1999. Pritam Rani Siwach closed her eyes, as she lay down on a bed in the maternity ward of a government hospital in Sonepat. Partially in pain—she’d delivered a boy less than a week back—and partially out of anxiety. Would she be able to play a full hockey match ever again? Would she ever return to being the dynamite centre forward that she was, scoring goals and winning matches for her team? Would she ever get an opportunity to lead a pack of players and guide them to victory?
Images flashed in front of Pritam’s eyes of the year gone by. She had led the Indian women’s hockey team to their first Asiad final in 16 years in 1998. That year, she’d also become the first woman hockey player in 15 years to receive the Arjuna Award.
Lying on the hospital bed, 25-year-old Pritam Rani Siwach opened her eyes. She had made up her mind. She would play hockey again. Not just for the Railways team. She would play hockey for India again. Mothers playing any sort of competitive sport—that too at the highest level—was unheard of in India, but Pritam was going to change that.
It hadn’t been an easy journey for the farmer’s daughter from Jharsa, a Gurgaon village, to make it to the top. But financial constraints, societal norms and Indian sports’ petty politicking was not going to bog down the immensely talented girl who loved hockey more than anything else in the world. At 14, when she played her first nationals, she was declared Player of the Tournament. The teenager was rewarded with a two-wheeler. Pritam’s career motored on from that point. She outran rivals and foxed goalkeepers to dazzle on the hockey pitch.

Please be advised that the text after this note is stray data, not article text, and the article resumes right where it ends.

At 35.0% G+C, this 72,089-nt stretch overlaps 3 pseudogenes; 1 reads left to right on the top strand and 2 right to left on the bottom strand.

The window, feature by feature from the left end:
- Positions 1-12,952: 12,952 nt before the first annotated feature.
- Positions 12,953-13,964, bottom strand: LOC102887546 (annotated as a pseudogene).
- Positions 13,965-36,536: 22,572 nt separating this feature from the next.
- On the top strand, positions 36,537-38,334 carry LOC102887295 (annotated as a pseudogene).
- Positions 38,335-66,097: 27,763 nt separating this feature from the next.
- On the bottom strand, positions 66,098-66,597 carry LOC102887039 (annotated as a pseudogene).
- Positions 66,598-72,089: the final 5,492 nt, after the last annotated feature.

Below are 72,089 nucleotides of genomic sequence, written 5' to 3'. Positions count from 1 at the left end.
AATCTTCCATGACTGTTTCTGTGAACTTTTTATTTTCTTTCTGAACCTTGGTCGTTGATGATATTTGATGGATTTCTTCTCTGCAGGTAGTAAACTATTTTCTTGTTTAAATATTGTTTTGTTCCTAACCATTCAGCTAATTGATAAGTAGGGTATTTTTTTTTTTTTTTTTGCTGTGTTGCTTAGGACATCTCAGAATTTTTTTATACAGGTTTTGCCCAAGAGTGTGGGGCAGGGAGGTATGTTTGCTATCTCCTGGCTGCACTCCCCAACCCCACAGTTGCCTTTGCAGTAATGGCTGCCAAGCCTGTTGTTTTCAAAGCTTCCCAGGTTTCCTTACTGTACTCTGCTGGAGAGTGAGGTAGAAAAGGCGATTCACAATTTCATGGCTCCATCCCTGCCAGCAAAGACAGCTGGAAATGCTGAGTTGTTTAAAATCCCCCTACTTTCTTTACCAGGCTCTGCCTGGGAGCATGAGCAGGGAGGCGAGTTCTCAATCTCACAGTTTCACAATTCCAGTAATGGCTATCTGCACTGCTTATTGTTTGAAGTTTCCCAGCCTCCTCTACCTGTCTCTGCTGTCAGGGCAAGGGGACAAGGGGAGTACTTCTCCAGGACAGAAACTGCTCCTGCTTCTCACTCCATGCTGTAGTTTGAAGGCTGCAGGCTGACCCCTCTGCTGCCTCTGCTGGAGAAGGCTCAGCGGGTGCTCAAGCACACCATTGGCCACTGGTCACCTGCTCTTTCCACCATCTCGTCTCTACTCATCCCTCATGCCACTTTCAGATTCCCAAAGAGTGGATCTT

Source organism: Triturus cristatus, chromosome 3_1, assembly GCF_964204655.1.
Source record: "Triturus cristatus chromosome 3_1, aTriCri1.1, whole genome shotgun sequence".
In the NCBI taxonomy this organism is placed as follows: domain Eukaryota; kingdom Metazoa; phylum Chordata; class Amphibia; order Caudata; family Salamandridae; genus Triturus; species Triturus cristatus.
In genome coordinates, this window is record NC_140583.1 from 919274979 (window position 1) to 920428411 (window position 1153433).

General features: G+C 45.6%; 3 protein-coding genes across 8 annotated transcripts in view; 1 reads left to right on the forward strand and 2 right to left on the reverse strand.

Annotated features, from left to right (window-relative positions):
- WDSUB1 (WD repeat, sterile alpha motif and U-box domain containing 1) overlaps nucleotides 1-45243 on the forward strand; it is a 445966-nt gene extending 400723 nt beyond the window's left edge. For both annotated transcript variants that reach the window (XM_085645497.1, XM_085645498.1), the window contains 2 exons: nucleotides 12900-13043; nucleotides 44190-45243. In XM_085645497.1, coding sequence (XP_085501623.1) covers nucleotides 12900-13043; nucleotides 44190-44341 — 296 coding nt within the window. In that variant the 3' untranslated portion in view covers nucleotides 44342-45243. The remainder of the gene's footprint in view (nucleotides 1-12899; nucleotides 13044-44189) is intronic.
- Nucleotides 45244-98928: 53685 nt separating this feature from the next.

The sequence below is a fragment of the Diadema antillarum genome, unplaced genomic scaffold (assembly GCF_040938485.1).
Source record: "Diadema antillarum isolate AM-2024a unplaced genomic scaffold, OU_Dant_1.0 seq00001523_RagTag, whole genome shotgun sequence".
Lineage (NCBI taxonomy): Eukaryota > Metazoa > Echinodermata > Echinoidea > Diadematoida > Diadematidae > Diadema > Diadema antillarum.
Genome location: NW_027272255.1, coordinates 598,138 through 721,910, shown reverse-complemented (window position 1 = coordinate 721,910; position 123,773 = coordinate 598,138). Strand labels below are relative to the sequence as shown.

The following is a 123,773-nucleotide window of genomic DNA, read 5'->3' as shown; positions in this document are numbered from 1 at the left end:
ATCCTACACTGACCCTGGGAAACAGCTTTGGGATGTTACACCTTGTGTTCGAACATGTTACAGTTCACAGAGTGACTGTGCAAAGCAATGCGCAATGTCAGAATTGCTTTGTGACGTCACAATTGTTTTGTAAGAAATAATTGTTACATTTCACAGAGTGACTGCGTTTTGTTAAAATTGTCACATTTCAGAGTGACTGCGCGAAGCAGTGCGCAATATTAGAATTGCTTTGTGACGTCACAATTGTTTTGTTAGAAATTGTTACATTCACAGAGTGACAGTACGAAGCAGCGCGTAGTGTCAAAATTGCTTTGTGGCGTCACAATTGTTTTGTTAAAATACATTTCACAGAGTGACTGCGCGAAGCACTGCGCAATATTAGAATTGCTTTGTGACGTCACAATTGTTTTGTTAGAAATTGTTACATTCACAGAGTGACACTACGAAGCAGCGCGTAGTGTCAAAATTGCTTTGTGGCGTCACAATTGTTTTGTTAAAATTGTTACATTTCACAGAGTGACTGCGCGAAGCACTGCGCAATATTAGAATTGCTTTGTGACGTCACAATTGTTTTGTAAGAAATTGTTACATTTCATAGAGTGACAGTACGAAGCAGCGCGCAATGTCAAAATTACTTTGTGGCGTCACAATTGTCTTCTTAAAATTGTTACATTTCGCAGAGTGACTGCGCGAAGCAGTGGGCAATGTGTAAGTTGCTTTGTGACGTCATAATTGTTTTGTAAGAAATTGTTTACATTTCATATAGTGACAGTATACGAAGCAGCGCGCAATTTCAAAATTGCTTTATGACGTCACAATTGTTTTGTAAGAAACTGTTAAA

Now, it was time to plot the comeback after her delivery. To get back into shape, Pritam started working out with bricks in her home backyard. When a performance in the Inter-Railways competition in 2000 wasn’t good enough to earn her an India call up, she dazzled at the National Games where she scored nine goals. It was tough to say ‘No’ to her then. The gritty champion had beaten all odds and scripted a sensational return. Her speed, accuracy, reflexes were no different. It was like she hadn’t left the hockey pitch at all. In 2002, Pritam was part of the team that won the historic gold at the Commonwealth Games in Manchester. But when she saw her son’s face at the airport upon her arrival, it was even more precious than the gold medal hanging around her neck.
In 2004, shortly after she’d become a mother again, Pritam opened an academy for girls in Sonipat, Haryana. She wanted to give back to the game, but the hunger to compete herself hadn’t gone altogether. At the 2006 nationals, Pritam played in front of her children, rushing near the stands during the match to kiss and hug her little one. She made an India comeback yet again, that too after a four-year gap. And, while it may not have been the most successful return, her spirit and grit to play an international tournament after becoming the mother of two made her a winner already.
The Pritam Rani Hockey Academy in Sonipat has grown now, producing multiple players for the Indian team. The current lot is blessed, Pritam feels, in terms of the facilities they get. But it’s the grass-roots academies and domestic players that are crying for attention. Barring the time they won the 2002 Commonwealth Games gold, (which translated into the Bollywood blockbuster Chak De! India years later) Pritam and her peers never really got the kind of attention and importance that today’s stars do. However, Pritam has no regrets. So what if her best performances are undocumented, and so what if film stars and politicians couldn’t stop raving about her performance on the internet. Far from the madding crowd, Pritam Rani Siwach continues to leave her legacy for generations to come.
(This article is part of Saha Sutra on www.sahapedia.org, an open online resource on the arts, cultures and heritage of India. Suprita Das is a media professional and author of Free Hit: The Story of Women’s Cricket in India and Shadow Fighter: Sarita Devi and Her Extraordinary Journey.)